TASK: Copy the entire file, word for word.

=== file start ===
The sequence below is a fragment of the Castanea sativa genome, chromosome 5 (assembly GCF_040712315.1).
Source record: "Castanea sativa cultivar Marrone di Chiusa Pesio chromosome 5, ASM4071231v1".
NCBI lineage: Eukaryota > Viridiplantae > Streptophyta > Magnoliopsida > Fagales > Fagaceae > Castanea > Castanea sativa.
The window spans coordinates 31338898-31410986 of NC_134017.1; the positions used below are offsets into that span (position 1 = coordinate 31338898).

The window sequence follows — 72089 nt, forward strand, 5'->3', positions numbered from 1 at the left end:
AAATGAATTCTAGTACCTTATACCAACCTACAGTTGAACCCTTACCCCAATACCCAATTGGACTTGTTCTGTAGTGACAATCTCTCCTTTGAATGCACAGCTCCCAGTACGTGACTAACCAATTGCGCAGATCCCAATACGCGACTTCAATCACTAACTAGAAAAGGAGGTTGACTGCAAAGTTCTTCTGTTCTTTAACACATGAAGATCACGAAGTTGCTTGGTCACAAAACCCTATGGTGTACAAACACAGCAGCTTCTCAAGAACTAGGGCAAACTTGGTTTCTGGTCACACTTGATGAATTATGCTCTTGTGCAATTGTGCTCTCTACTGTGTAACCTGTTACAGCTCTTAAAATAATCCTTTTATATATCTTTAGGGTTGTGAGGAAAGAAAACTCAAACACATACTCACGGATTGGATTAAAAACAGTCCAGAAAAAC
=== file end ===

The sequence below is a fragment of the Castanea sativa genome, chromosome 5 (assembly GCF_040712315.1).
Source record: "Castanea sativa cultivar Marrone di Chiusa Pesio chromosome 5, ASM4071231v1".
NCBI lineage: Eukaryota > Viridiplantae > Streptophyta > Magnoliopsida > Fagales > Fagaceae > Castanea > Castanea sativa.
The window spans coordinates 31338898-31410986 of NC_134017.1; the positions used below are offsets into that span (position 1 = coordinate 31338898).

The window sequence follows — 72089 nt, forward strand, 5'->3', positions numbered from 1 at the left end:
AAATGAATTCTAGTACCTTATACCAACCTACAGTTGAACCCTTACCCCAATACCCAATTGGACTTGTTCTGTAGTGACAATCTCTCCTTTGAATGCACAGCTCCCAGTACGTGACTAACCAATTGCGCAGATCCCAATACGCGACTTCAATCACTAACTAGAAAAGGAGGTTGACTGCAAAGTTCTTCTGTTCTTTAACACATGAAGATCACGAAGTTGCTTGGTCACAAAACCCTATGGTGTACAAACACAGCAGCTTCTCAAGAACTAGGGCAAACTTGGTTTCTGGTCACACTTGATGAATTATGCTCTTGTGCAATTGTGCTCTCTACTGTGTAACCTGTTACAGCTCTTAAAATAATCCTTTTATATATCTTTAGGGTTGTGAGGAAAGAAAACTCAAACACATACTCACGGATTGGATTAAAAACAGTCCAGAAAAAC